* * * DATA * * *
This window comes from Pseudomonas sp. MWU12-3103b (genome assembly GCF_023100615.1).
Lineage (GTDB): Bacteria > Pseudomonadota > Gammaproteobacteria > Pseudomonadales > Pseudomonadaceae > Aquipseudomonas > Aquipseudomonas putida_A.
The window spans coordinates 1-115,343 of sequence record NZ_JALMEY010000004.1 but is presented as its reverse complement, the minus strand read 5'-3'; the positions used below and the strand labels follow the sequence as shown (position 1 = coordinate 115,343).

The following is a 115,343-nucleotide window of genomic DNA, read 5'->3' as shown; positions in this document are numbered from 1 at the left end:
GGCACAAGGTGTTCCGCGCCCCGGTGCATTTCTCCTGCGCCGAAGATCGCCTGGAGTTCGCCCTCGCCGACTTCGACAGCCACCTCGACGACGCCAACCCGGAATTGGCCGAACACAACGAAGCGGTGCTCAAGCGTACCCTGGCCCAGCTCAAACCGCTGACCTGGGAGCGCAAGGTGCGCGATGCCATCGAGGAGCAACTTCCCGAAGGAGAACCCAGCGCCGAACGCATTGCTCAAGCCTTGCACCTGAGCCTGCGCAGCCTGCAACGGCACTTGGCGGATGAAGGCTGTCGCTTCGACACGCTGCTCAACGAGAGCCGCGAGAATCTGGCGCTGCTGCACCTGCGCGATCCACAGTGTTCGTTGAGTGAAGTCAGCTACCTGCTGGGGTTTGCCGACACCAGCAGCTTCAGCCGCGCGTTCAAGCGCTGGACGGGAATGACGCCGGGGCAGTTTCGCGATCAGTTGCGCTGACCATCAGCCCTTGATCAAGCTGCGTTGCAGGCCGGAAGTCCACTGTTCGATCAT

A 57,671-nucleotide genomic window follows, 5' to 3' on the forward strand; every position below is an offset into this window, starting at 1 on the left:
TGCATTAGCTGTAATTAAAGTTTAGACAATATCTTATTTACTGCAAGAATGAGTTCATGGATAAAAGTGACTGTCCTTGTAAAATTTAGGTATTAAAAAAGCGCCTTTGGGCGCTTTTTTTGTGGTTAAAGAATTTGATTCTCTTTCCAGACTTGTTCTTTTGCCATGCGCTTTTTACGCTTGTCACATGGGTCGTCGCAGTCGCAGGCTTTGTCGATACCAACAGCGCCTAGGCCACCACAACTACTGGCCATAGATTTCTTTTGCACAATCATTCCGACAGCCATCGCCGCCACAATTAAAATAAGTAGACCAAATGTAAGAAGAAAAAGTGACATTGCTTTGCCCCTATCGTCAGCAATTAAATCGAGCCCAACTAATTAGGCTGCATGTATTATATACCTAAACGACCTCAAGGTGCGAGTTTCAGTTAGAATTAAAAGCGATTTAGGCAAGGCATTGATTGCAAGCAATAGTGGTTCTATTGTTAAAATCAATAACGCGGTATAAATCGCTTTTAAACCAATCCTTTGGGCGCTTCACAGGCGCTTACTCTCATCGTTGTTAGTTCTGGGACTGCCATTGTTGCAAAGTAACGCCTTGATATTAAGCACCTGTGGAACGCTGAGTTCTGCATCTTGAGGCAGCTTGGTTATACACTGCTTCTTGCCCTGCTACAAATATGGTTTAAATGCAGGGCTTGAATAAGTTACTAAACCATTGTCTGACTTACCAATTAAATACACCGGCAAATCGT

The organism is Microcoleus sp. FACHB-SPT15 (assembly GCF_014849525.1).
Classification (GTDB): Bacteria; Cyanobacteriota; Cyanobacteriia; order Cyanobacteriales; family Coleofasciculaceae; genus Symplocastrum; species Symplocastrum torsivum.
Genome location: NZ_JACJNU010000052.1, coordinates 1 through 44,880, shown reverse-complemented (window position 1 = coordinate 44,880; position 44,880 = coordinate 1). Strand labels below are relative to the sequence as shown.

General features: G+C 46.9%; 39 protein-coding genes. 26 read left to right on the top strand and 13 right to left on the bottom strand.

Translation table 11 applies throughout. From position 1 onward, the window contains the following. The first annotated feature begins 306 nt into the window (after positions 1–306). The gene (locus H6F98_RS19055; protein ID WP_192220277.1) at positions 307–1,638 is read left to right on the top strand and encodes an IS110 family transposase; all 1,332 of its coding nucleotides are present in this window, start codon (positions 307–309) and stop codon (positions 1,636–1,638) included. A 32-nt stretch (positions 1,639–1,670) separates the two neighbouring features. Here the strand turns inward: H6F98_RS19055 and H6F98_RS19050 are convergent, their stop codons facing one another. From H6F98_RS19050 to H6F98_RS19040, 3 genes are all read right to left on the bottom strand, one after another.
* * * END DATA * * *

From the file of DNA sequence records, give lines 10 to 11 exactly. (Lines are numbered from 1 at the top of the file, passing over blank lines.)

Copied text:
Genome location: NZ_JACJNU010000052.1, coordinates 1 through 44,880, shown reverse-complemented (window position 1 = coordinate 44,880; position 44,880 = coordinate 1). Strand labels below are relative to the sequence as shown.

General features: G+C 46.9%; 39 protein-coding genes. 26 read left to right on the top strand and 13 right to left on the bottom strand.